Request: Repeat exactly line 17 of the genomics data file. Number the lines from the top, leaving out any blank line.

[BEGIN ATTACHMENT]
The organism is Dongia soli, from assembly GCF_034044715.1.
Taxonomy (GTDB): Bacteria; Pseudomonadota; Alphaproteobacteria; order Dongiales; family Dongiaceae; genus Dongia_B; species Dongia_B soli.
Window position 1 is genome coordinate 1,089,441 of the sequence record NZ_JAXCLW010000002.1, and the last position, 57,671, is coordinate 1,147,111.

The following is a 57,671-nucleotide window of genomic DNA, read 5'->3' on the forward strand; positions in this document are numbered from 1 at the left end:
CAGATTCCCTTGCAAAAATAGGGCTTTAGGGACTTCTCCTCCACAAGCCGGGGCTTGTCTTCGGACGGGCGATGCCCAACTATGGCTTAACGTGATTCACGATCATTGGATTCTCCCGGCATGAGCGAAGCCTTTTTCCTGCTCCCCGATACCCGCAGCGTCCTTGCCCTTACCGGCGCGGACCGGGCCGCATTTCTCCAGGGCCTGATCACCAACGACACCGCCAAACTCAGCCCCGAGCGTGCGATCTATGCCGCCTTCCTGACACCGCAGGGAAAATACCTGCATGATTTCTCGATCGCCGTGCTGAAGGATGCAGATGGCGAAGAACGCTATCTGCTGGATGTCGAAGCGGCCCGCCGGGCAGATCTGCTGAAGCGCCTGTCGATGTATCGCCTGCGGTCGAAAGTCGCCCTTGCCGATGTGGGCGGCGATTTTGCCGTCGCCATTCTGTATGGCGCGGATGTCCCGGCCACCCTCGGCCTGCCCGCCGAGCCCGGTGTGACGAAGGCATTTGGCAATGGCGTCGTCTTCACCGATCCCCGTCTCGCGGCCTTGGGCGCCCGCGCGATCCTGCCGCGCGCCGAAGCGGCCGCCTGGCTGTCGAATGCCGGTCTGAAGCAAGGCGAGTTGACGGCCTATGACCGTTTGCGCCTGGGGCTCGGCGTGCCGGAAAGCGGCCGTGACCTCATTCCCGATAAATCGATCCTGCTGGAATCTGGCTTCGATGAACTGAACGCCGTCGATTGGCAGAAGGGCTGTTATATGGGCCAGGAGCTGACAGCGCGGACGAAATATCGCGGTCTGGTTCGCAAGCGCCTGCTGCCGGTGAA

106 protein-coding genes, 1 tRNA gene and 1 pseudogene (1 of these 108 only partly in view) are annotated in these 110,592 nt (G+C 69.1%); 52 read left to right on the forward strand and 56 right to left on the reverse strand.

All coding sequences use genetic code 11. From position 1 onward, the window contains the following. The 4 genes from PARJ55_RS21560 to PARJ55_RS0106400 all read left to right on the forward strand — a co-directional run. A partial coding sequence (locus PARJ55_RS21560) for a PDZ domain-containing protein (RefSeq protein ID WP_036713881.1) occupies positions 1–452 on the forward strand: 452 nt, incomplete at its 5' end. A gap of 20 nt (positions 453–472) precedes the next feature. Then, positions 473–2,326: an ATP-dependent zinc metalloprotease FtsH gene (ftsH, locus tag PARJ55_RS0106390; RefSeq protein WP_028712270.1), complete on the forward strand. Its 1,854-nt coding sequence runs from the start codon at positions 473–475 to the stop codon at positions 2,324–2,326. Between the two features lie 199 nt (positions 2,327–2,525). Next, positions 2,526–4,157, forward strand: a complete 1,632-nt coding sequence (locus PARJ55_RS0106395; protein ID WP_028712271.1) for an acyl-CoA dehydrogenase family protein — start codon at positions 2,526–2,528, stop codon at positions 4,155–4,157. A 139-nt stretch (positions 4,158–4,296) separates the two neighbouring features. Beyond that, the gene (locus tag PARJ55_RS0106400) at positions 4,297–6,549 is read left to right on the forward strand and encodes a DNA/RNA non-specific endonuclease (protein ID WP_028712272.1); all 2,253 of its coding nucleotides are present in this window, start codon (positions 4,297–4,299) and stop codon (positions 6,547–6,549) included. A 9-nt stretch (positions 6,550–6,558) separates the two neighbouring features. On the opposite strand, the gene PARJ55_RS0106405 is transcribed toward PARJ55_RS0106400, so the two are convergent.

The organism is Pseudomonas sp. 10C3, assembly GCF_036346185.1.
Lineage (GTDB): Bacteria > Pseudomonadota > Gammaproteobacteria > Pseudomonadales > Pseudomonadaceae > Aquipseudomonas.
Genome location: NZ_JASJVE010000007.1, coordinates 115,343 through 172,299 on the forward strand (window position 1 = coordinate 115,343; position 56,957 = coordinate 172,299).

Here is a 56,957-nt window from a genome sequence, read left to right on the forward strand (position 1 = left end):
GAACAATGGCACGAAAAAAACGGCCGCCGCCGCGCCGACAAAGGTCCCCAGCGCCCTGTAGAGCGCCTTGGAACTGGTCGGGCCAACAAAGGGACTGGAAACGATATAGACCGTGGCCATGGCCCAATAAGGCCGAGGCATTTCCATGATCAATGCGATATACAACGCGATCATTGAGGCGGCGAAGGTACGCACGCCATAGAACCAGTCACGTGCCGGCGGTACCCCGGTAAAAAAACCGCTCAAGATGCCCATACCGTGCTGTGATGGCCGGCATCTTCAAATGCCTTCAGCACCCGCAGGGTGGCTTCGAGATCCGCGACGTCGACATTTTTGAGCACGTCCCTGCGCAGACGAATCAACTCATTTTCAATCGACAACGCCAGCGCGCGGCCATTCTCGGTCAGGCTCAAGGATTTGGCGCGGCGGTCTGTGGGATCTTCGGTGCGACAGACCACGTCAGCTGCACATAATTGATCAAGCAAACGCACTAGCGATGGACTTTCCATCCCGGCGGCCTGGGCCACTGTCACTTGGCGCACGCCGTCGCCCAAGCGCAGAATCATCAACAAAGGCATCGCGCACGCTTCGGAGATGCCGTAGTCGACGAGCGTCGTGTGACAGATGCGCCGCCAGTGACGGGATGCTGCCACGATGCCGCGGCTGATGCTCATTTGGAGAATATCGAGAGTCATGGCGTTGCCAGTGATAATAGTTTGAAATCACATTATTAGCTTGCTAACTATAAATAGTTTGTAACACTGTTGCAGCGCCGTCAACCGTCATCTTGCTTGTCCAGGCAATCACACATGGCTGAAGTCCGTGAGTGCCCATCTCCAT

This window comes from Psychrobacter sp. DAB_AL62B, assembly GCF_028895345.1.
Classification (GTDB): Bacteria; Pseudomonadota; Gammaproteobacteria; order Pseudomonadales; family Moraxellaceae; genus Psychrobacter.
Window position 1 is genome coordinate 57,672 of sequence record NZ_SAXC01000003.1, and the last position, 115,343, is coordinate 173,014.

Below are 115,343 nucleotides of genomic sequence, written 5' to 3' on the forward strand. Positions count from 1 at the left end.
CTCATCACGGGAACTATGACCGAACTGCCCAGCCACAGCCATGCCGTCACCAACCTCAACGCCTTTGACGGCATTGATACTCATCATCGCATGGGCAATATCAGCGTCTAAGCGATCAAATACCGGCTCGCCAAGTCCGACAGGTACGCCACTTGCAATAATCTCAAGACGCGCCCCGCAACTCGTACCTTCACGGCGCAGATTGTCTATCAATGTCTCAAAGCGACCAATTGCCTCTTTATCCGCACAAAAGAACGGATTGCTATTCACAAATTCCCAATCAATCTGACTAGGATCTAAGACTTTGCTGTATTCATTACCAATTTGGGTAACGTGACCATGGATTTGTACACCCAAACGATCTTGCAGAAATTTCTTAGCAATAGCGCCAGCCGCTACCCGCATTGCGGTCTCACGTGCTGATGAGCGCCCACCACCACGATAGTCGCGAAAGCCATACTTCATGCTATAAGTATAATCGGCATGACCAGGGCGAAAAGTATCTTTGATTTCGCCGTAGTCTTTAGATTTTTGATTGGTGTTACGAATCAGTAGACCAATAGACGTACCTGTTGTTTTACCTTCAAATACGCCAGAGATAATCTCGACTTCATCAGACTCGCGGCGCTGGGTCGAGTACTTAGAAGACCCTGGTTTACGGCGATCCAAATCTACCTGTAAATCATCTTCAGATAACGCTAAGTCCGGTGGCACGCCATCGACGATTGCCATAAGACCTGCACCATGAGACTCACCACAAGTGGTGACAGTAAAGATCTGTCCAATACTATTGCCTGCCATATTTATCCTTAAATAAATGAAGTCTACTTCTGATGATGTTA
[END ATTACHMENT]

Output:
CTCATCACGGGAACTATGACCGAACTGCCCAGCCACAGCCATGCCGTCACCAACCTCAACGCCTTTGACGGCATTGATACTCATCATCGCATGGGCAATATCAGCGTCTAAGCGATCAAATACCGGCTCGCCAAGTCCGACAGGTACGCCACTTGCAATAATCTCAAGACGCGCCCCGCAACTCGTACCTTCACGGCGCAGATTGTCTATCAATGTCTCAAAGCGACCAATTGCCTCTTTATCCGCACAAAAGAACGGATTGCTATTCACAAATTCCCAATCAATCTGACTAGGATCTAAGACTTTGCTGTATTCATTACCAATTTGGGTAACGTGACCATGGATTTGTACACCCAAACGATCTTGCAGAAATTTCTTAGCAATAGCGCCAGCCGCTACCCGCATTGCGGTCTCACGTGCTGATGAGCGCCCACCACCACGATAGTCGCGAAAGCCATACTTCATGCTATAAGTATAATCGGCATGACCAGGGCGAAAAGTATCTTTGATTTCGCCGTAGTCTTTAGATTTTTGATTGGTGTTACGAATCAGTAGACCAATAGACGTACCTGTTGTTTTACCTTCAAATACGCCAGAGATAATCTCGACTTCATCAGACTCGCGGCGCTGGGTCGAGTACTTAGAAGACCCTGGTTTACGGCGATCCAAATCTACCTGTAAATCATCTTCAGATAACGCTAAGTCCGGTGGCACGCCATCGACGATTGCCATAAGACCTGCACCATGAGACTCACCACAAGTGGTGACAGTAAAGATCTGTCCAATACTATTGCCTGCCATATTTATCCTTAAATAAATGAAGTCTACTTCTGATGATGTTA